A time-manipulation game that spoofs Chaplin-era farces? Sign me up! I wish I had some hands-on time with this one, but the designer showed off some great stuff including a mechanic where your main adversary is your actions that led up to your confrontation with your doppelganger. For instance, there is a level where you have to touch a pie and then reach an exit. But once you touch the pie, you start a doppelganger who takes the same exact actions that you did from the start of the level and if you touch him, you break the time-space continuum. So traveling in a straight line isn’t always the best patch to take, especially when you have three sets of stacked doppelgangers. That is fucking innovative stuff. I thought that this would be a student project ripping off the mindspace of Braid (Apparently Blow is one of their external advisors or some such), but this looks so much more interesting than Braid, that I have to give them the utmost kudos and hope that I get to play a full and final version sometime soon.The designer also showed off another student project his team did. The idea was to remake a game in the style of B-grade monster movies of the 50s (complete with UFOs on strings), but with the catch that your monster’s mutant power was that he was invisible. Not that enemies couldn’t see him, but that the player couldn’t either. The player could only judge where his avatar was by the effects he left behind (rubble, footprints, shadows for some reason). This makes for a wonderfully surreal-looking experience that is unique to a smaller student project (simply couldn’t be done in a full-budget game). The capstone of the whole experience is fighting the final boss who is also invisible, having to use the environmental cues to see where you are AND where your foe is.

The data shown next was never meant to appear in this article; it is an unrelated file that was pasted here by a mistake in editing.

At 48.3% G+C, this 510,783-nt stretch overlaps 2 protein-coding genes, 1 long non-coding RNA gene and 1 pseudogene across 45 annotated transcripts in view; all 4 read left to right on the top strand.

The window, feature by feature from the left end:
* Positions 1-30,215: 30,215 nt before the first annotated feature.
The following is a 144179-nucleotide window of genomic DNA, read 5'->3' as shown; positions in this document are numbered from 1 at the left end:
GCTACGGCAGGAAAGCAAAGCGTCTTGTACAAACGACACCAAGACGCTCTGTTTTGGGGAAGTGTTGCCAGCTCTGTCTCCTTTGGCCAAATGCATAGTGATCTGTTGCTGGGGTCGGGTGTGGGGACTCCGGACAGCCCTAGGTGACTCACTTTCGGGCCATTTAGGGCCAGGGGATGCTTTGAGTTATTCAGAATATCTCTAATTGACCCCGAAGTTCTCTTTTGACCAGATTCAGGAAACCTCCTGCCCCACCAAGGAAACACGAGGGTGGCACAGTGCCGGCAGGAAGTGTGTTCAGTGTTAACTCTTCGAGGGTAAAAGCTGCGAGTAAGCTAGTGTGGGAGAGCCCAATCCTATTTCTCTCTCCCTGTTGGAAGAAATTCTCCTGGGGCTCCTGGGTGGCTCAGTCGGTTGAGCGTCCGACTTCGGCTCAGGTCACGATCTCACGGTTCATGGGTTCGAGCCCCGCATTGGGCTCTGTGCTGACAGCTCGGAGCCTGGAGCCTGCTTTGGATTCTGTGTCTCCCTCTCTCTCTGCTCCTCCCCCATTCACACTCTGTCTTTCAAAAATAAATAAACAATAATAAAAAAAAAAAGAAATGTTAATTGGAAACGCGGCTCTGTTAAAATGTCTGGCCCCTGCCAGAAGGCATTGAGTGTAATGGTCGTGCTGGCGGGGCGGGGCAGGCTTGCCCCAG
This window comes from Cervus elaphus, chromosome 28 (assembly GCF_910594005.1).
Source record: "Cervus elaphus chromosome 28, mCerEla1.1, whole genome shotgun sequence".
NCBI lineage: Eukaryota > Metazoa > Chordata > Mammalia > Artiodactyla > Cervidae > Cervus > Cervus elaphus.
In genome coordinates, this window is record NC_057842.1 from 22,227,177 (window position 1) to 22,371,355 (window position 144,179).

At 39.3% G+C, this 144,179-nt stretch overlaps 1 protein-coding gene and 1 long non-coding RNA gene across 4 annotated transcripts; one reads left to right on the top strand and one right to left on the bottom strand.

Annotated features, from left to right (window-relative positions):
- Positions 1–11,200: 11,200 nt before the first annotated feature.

Others: The following games also look awesome but for some reason or another I didn’t get to play them or see enough about them to provide any reasonable comment: Audiosurf, Gesundheit, Crayon Physics Deluxe, World of Goo, Bernie the Pyromancer, Yin Yang